Understanding Phalloplasty: Surgical Techniques, Complications, Recovery

What is Phalloplasty?

A phalloplasty surgery has become popular in recent years as an option for many transgenders and non-binary people who are interested in gender confirmation surgery. A phalloplasty involves the construction or reconstruction of a penis. It is also used for penile reconstruction in cases of cancer, trauma or congenital defect. The phalloplasty surgery is aimed at building a penis that is cosmetically appealing and also of a sufficient size so that it is capable of releasing urine from an upright position and also feel sensation. Phalloplasty is known as a complex procedure and more than one surgery is involved in this procedure.

What is Phalloplasty?

The techniques of phalloplasty have continued to evolve as the fields of urology and plastic surgery continue to make advances. As of today, the gold standard in any phalloplasty is considered to be the radial forearm free-flap (RFF) phalloplasty technique, where the surgeons make use of a skin flap taken from our forearm to build the penile shaft.

What is the Criteria for Qualifying for a Phalloplasty?

Some of the criteria for people to qualify for phalloplasty include:

  • The patient needs to be taking the male hormone for at least one year or more.
  • The patient needs to be at least 20 years old and if below 20 years, then an authorization is required from the legal parents or guardians to go ahead with the phalloplasty surgery.
  • The patient should be leading a man’s life for at least a year or more.
  • Patient has to be in good overall physical health.
  • A mental test needs to be undertaken and the patient has to be certified by a psychiatrist showing that the patient is in a normal mental state.
  • For at least six months, the patient should have had undergone mastectomy and total hysterectomy-oophorectomy.

What is the Procedure of the Phalloplasty Surgery?

A phalloplasty simply refers to a flap of skin being turned into a phallus. When you choose to undergo a phalloplasty, it begins by doctors removing a skin flap from a part of your body, usually from the forearm. This flap is either removed entirely or left partially attached. The tissue is then used for making both a urethra and the penile shaft. It is made in a tube-within-a-tube sort of a structure. This larger tube is literally rolled up and put around the inside tube. After this, skin grafts are taking from an inconspicuous part of the body in order to minimize scarring and then grafted on to the penis donation site.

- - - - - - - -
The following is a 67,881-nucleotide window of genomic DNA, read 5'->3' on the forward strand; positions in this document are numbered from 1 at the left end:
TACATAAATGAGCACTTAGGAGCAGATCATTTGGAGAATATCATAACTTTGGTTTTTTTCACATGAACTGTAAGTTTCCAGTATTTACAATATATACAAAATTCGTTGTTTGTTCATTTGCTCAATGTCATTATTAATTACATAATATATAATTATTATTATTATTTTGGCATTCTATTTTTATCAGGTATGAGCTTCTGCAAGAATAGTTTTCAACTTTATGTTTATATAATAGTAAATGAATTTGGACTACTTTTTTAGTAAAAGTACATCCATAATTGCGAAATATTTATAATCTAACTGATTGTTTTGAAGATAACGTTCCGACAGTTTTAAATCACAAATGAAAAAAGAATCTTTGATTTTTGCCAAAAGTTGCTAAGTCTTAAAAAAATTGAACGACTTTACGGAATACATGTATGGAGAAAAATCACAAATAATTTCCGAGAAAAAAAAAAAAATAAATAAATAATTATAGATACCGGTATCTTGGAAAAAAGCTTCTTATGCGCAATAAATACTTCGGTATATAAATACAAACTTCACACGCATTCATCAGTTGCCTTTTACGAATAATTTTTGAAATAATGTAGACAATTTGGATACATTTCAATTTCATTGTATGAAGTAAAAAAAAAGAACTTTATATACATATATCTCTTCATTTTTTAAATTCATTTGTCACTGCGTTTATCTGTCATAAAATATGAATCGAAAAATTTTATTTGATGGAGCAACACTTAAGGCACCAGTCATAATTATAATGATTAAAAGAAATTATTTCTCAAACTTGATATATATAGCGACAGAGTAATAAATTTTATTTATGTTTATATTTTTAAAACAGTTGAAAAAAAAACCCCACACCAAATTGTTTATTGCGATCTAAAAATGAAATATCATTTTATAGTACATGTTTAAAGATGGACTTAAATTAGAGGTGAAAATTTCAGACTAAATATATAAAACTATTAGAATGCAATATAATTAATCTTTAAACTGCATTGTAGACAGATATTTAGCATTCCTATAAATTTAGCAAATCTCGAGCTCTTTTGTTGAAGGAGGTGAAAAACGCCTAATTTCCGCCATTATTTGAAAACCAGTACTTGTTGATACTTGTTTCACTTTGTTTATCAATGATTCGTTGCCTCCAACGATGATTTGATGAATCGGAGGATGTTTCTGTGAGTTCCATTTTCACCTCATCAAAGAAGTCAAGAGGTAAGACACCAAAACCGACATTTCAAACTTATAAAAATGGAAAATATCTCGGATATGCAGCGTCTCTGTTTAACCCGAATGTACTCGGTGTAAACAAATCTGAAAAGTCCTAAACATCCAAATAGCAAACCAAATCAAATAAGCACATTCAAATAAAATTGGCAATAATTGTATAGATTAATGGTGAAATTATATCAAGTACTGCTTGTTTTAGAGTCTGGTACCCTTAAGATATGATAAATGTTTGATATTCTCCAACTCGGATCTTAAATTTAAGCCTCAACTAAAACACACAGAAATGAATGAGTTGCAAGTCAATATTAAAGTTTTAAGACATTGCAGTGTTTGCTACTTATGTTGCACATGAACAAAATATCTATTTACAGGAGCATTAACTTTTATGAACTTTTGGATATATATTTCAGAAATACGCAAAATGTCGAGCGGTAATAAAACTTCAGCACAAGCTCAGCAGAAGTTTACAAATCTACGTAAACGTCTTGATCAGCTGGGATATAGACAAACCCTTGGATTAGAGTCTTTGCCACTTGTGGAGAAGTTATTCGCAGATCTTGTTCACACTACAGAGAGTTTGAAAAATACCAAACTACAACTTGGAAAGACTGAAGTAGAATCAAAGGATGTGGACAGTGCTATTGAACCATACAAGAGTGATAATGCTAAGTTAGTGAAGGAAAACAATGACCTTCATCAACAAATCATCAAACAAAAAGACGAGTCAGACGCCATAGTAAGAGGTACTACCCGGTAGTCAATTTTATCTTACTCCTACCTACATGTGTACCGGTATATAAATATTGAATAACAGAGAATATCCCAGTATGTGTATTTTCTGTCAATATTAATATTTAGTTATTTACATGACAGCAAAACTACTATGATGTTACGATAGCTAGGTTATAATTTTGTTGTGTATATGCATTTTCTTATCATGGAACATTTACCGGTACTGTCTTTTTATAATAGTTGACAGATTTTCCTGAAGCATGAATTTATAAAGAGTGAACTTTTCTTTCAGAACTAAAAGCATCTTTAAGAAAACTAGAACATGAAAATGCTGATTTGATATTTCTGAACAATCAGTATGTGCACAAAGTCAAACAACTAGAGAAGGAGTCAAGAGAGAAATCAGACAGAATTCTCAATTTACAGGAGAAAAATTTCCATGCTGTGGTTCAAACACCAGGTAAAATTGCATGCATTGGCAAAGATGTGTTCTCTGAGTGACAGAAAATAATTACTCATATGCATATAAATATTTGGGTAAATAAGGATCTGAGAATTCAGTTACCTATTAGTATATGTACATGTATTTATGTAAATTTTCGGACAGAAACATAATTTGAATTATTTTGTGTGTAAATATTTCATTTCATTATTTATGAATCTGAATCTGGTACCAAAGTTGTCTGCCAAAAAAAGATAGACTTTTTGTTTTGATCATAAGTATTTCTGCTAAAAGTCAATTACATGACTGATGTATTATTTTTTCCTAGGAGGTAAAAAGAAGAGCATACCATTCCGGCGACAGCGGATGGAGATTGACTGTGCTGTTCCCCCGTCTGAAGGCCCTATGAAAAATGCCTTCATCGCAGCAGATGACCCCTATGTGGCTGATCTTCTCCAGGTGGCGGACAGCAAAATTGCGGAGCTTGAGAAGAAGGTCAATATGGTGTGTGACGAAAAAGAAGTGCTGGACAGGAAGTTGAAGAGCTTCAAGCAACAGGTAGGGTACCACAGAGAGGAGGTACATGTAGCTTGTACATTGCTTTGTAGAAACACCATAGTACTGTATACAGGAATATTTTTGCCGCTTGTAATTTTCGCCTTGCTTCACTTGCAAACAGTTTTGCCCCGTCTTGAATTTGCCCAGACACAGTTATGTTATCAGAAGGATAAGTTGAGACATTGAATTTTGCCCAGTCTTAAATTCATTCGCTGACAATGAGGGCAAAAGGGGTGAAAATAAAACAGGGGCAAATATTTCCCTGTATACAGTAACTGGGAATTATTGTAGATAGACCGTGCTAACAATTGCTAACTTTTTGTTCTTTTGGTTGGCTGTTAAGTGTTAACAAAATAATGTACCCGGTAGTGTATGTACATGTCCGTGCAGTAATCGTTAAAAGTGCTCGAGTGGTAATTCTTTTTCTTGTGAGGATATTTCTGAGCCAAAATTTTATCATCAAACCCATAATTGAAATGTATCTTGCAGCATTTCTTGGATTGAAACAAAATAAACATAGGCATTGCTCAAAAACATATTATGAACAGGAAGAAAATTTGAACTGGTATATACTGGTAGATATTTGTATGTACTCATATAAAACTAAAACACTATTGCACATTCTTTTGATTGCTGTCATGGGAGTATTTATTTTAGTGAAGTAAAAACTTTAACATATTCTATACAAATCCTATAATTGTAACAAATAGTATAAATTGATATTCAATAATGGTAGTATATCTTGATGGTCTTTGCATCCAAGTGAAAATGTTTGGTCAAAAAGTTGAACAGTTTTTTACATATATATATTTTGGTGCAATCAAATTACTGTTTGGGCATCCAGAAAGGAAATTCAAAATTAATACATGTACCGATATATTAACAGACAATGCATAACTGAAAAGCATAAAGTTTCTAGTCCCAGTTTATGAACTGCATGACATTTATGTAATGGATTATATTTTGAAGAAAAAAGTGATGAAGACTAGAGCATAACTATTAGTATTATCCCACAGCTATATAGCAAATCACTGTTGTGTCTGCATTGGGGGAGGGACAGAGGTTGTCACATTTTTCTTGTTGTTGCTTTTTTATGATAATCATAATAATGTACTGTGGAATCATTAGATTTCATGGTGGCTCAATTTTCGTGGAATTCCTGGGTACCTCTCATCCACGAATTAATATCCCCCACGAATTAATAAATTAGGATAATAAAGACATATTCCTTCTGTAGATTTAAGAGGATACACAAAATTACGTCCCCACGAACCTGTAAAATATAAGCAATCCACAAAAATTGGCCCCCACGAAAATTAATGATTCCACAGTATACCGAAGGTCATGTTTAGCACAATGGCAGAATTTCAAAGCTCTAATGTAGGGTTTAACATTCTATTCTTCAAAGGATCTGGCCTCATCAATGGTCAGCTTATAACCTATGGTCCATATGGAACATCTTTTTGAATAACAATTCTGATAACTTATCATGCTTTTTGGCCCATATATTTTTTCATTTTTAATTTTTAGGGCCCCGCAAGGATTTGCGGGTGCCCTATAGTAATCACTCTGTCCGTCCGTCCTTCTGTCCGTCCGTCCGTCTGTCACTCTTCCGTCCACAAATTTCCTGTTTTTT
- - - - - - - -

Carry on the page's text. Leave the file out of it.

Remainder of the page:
The tricky part comes in the urethra as a female urethra is shorter than a male urethra, therefore, surgeons have to first lengthen the urethra in order to attach it to the female urethra to allow urine to flow from the tip of the penis. The clitoris is left in place itself, and it becomes located somewhere near the base of the penis. It can still continue to be stimulated. The surgery makes no difference to achieving orgasms, and patients can continue to do so even after their surgery.

Apart from penile construction/reconstruction, a phalloplasty can also comprise of a number of other procedures that are performed in tandem. These include:

  • Hysterectomy – a procedure where the doctors remove the uterus.
  • Oophorectomy – this procedure removes the ovaries.
  • Vaginectomy or vaginal mucosal ablation – a procedure to remove or partially remove the vagina.
  • Scrotectomy – a procedure to turn the labia majora into a scrotum.
  • Glansplasty – a procedure that sculpts the appearance of the uncircumcised tip of the penis.
  • Urethroplasty – a procedure to lengthen the urethra and connect it to the inside of the new phallus
  • A penile implant for allowing erection

These procedures are not done in any particular order and no timeline is followed. Some people choose not to get all of them done, while some choose to do some of these procedures at the same time. Others even spread out each procedure over a couple of years. Plastic surgery, gynecology and urology are the three specialties from which surgeons are chosen to perform these procedures along with phalloplasty.

What are the Different Phalloplasty Surgical Techniques?

There are many different phalloplasty techniques that surgeons use for performing the surgery. The difference amongst these phalloplasty techniques is the location from where the donor skin is taken to create the flap and also the manner in which this skin flap is removed and then reattached. Some of the common donor sites in phalloplasty include: lower abdomen, groin, torso, thigh and forearm. The forearm is the most preferred site for most surgeons for phalloplasty.

Let us take a look at the four most common phalloplasty techniques.

Radial Forearm Free-Flap Phalloplasty (RFF or RFFF)

This is one of the most recent techniques to be used in phalloplasty. The radial forearm free-flap (RFF/RFFF) phalloplasty technique uses a free flap procedure in which the donor tissue is removed completely from the forearm, keeping the flap’s blood vessels and nerves intact. These very blood vessels and nerves are then reattached, thus allowing natural blood flow to the newly created phallus. RFF is one of the preferred phalloplasty techniques as it provides extra sensitivity and the aesthetic results are good. The urethra in this phalloplasty technique is constructed in a tube-within-a-tube manner, thus allowing the person to urinate while standing upright. The surgeon also leaves room for a later implantation of an inflatable pump or erection rod.